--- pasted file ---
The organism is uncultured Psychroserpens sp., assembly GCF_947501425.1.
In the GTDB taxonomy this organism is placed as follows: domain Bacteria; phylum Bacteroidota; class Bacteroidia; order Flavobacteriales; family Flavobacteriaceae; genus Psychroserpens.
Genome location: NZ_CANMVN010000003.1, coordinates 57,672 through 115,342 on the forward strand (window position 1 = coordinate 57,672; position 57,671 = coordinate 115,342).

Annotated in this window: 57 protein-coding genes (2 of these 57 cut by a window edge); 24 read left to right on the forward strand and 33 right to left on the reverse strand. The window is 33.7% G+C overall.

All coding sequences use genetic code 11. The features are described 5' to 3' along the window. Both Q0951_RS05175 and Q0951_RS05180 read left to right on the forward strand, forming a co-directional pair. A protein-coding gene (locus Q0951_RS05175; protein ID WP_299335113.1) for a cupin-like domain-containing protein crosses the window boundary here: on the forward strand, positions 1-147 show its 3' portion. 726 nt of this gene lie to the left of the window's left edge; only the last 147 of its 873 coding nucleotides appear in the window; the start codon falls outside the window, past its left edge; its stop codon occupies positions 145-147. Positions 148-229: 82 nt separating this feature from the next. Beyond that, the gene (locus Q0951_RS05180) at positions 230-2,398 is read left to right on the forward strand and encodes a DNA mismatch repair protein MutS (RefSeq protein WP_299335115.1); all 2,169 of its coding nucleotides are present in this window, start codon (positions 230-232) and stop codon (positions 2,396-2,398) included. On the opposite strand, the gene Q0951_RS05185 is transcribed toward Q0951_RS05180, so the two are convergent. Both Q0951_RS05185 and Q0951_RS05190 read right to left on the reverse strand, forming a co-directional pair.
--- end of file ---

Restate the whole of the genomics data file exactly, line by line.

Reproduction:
The organism is uncultured Psychroserpens sp., assembly GCF_947501425.1.
In the GTDB taxonomy this organism is placed as follows: domain Bacteria; phylum Bacteroidota; class Bacteroidia; order Flavobacteriales; family Flavobacteriaceae; genus Psychroserpens.
Genome location: NZ_CANMVN010000003.1, coordinates 57,672 through 115,342 on the forward strand (window position 1 = coordinate 57,672; position 57,671 = coordinate 115,342).

Annotated in this window: 57 protein-coding genes (2 of these 57 cut by a window edge); 24 read left to right on the forward strand and 33 right to left on the reverse strand. The window is 33.7% G+C overall.

All coding sequences use genetic code 11. The features are described 5' to 3' along the window. Both Q0951_RS05175 and Q0951_RS05180 read left to right on the forward strand, forming a co-directional pair. A protein-coding gene (locus Q0951_RS05175; protein ID WP_299335113.1) for a cupin-like domain-containing protein crosses the window boundary here: on the forward strand, positions 1-147 show its 3' portion. 726 nt of this gene lie to the left of the window's left edge; only the last 147 of its 873 coding nucleotides appear in the window; the start codon falls outside the window, past its left edge; its stop codon occupies positions 145-147. Positions 148-229: 82 nt separating this feature from the next. Beyond that, the gene (locus Q0951_RS05180) at positions 230-2,398 is read left to right on the forward strand and encodes a DNA mismatch repair protein MutS (RefSeq protein WP_299335115.1); all 2,169 of its coding nucleotides are present in this window, start codon (positions 230-232) and stop codon (positions 2,396-2,398) included. On the opposite strand, the gene Q0951_RS05185 is transcribed toward Q0951_RS05180, so the two are convergent. Both Q0951_RS05185 and Q0951_RS05190 read right to left on the reverse strand, forming a co-directional pair.